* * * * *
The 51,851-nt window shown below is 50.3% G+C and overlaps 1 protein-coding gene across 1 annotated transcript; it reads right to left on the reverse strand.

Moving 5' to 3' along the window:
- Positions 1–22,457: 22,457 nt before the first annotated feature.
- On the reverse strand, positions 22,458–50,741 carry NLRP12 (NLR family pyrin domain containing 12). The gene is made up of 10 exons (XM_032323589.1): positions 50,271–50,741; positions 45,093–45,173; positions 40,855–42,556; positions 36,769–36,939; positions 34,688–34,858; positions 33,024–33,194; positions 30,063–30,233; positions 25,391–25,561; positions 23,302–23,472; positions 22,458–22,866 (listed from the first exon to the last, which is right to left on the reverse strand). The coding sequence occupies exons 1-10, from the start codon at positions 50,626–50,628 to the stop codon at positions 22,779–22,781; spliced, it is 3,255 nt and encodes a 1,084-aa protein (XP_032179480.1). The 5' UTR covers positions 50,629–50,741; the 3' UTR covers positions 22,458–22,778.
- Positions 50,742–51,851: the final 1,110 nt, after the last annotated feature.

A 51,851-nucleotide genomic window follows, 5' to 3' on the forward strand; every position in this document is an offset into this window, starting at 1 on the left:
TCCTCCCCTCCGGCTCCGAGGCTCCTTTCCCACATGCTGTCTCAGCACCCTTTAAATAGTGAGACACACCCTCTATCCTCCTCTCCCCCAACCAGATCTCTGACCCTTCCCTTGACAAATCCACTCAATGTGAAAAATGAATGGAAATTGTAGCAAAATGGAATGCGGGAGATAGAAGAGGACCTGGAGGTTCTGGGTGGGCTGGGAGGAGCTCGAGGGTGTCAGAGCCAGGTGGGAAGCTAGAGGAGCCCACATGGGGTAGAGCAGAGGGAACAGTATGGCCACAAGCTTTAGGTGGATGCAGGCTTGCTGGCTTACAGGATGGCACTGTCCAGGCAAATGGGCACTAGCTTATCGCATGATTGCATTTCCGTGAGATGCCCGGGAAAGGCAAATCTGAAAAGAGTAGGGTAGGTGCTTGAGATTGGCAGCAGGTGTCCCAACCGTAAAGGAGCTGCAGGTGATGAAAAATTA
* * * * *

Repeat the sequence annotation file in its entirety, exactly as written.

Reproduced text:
The 51,851-nt window shown below is 50.3% G+C and overlaps 1 protein-coding gene across 1 annotated transcript; it reads right to left on the reverse strand.

Moving 5' to 3' along the window:
- Positions 1–22,457: 22,457 nt before the first annotated feature.
- On the reverse strand, positions 22,458–50,741 carry NLRP12 (NLR family pyrin domain containing 12). The gene is made up of 10 exons (XM_032323589.1): positions 50,271–50,741; positions 45,093–45,173; positions 40,855–42,556; positions 36,769–36,939; positions 34,688–34,858; positions 33,024–33,194; positions 30,063–30,233; positions 25,391–25,561; positions 23,302–23,472; positions 22,458–22,866 (listed from the first exon to the last, which is right to left on the reverse strand). The coding sequence occupies exons 1-10, from the start codon at positions 50,626–50,628 to the stop codon at positions 22,779–22,781; spliced, it is 3,255 nt and encodes a 1,084-aa protein (XP_032179480.1). The 5' UTR covers positions 50,629–50,741; the 3' UTR covers positions 22,458–22,778.
- Positions 50,742–51,851: the final 1,110 nt, after the last annotated feature.

A 51,851-nucleotide genomic window follows, 5' to 3' on the forward strand; every position in this document is an offset into this window, starting at 1 on the left:
TCCTCCCCTCCGGCTCCGAGGCTCCTTTCCCACATGCTGTCTCAGCACCCTTTAAATAGTGAGACACACCCTCTATCCTCCTCTCCCCCAACCAGATCTCTGACCCTTCCCTTGACAAATCCACTCAATGTGAAAAATGAATGGAAATTGTAGCAAAATGGAATGCGGGAGATAGAAGAGGACCTGGAGGTTCTGGGTGGGCTGGGAGGAGCTCGAGGGTGTCAGAGCCAGGTGGGAAGCTAGAGGAGCCCACATGGGGTAGAGCAGAGGGAACAGTATGGCCACAAGCTTTAGGTGGATGCAGGCTTGCTGGCTTACAGGATGGCACTGTCCAGGCAAATGGGCACTAGCTTATCGCATGATTGCATTTCCGTGAGATGCCCGGGAAAGGCAAATCTGAAAAGAGTAGGGTAGGTGCTTGAGATTGGCAGCAGGTGTCCCAACCGTAAAGGAGCTGCAGGTGATGAAAAATTA